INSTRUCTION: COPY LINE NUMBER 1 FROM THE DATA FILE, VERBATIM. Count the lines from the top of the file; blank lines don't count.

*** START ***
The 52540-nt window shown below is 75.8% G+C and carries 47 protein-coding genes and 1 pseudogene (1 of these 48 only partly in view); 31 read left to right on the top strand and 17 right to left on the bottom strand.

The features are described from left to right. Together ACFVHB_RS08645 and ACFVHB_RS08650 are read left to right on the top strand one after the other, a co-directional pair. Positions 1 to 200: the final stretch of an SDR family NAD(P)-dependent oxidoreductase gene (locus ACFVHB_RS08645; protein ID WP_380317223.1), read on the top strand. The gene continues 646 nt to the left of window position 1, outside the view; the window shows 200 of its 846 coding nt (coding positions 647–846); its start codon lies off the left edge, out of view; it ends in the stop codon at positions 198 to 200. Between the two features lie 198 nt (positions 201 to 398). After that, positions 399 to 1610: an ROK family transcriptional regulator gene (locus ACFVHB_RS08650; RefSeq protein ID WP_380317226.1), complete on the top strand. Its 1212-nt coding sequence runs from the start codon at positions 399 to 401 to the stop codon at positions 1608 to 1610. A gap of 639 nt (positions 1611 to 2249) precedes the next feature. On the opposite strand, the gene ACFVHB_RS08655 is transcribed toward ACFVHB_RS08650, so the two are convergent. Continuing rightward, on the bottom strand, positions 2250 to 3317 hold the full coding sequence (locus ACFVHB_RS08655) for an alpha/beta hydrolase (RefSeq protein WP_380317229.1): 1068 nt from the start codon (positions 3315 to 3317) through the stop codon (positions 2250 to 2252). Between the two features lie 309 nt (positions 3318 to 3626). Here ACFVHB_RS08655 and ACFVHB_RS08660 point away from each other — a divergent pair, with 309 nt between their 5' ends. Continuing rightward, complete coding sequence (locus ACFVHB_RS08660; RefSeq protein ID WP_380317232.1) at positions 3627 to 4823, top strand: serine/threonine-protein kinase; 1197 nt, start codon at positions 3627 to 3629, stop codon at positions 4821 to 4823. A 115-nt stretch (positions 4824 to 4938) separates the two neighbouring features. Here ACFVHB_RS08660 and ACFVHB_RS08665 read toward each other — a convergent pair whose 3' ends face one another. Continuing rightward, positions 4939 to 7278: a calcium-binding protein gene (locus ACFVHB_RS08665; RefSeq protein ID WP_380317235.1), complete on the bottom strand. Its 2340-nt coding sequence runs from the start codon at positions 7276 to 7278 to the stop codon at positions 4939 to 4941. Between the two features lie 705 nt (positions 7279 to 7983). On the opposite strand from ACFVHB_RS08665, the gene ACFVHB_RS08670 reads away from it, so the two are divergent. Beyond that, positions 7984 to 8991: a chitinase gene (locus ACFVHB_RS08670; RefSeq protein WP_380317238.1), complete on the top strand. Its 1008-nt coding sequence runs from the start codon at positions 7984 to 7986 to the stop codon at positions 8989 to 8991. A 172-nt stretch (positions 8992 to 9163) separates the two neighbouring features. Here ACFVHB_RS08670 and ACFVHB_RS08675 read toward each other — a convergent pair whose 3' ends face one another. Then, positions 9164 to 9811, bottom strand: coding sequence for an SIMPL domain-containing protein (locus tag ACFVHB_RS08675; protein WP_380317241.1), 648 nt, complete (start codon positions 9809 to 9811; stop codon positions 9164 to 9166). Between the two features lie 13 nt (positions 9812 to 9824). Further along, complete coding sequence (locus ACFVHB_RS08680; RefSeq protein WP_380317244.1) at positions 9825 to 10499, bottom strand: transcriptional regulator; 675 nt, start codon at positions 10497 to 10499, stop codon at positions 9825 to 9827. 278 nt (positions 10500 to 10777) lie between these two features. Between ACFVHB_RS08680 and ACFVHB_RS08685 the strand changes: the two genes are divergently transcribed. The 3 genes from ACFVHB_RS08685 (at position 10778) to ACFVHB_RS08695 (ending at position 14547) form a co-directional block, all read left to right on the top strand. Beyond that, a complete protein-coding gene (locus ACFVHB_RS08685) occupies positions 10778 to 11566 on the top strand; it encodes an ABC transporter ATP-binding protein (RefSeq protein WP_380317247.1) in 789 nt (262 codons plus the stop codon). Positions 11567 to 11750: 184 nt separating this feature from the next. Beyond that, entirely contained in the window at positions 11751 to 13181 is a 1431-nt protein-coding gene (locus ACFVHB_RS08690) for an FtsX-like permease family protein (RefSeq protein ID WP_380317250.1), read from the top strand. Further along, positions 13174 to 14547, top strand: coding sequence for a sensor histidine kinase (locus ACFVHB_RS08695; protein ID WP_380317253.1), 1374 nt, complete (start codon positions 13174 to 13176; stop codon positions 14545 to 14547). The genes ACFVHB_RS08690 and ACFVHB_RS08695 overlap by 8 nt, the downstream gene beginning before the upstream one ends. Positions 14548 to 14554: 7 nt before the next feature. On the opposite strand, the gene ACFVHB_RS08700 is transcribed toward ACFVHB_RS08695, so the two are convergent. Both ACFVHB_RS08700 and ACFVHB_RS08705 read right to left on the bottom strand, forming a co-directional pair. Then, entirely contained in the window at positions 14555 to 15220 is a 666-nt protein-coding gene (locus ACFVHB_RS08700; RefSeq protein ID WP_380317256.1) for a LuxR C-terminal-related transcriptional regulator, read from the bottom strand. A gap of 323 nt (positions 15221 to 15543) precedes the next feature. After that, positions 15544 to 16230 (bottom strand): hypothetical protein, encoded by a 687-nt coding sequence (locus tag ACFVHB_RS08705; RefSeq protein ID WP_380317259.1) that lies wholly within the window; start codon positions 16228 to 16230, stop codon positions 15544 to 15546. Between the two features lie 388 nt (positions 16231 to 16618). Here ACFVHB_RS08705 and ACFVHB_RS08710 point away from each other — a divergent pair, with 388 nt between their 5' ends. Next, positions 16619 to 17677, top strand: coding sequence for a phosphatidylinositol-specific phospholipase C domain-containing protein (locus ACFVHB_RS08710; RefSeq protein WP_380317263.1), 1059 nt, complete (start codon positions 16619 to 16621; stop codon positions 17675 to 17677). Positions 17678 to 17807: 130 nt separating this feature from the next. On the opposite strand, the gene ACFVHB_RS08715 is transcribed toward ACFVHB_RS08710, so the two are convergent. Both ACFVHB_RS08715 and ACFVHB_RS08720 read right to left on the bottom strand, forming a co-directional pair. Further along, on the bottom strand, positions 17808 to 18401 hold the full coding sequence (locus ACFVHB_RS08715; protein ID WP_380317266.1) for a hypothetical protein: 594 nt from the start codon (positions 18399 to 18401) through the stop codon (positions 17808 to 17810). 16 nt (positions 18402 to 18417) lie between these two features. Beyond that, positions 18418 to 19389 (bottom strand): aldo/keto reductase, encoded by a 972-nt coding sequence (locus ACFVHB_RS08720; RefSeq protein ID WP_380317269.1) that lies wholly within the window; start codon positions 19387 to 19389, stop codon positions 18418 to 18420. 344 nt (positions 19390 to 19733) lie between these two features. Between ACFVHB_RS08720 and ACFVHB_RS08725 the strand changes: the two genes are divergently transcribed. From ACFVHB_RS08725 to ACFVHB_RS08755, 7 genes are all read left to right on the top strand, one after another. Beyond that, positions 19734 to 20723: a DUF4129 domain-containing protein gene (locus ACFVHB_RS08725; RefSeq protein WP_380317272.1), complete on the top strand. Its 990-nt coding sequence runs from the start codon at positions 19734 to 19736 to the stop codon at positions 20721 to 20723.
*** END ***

The 52540-nt window shown below is 75.8% G+C and carries 47 protein-coding genes and 1 pseudogene (1 of these 48 only partly in view); 31 read left to right on the top strand and 17 right to left on the bottom strand.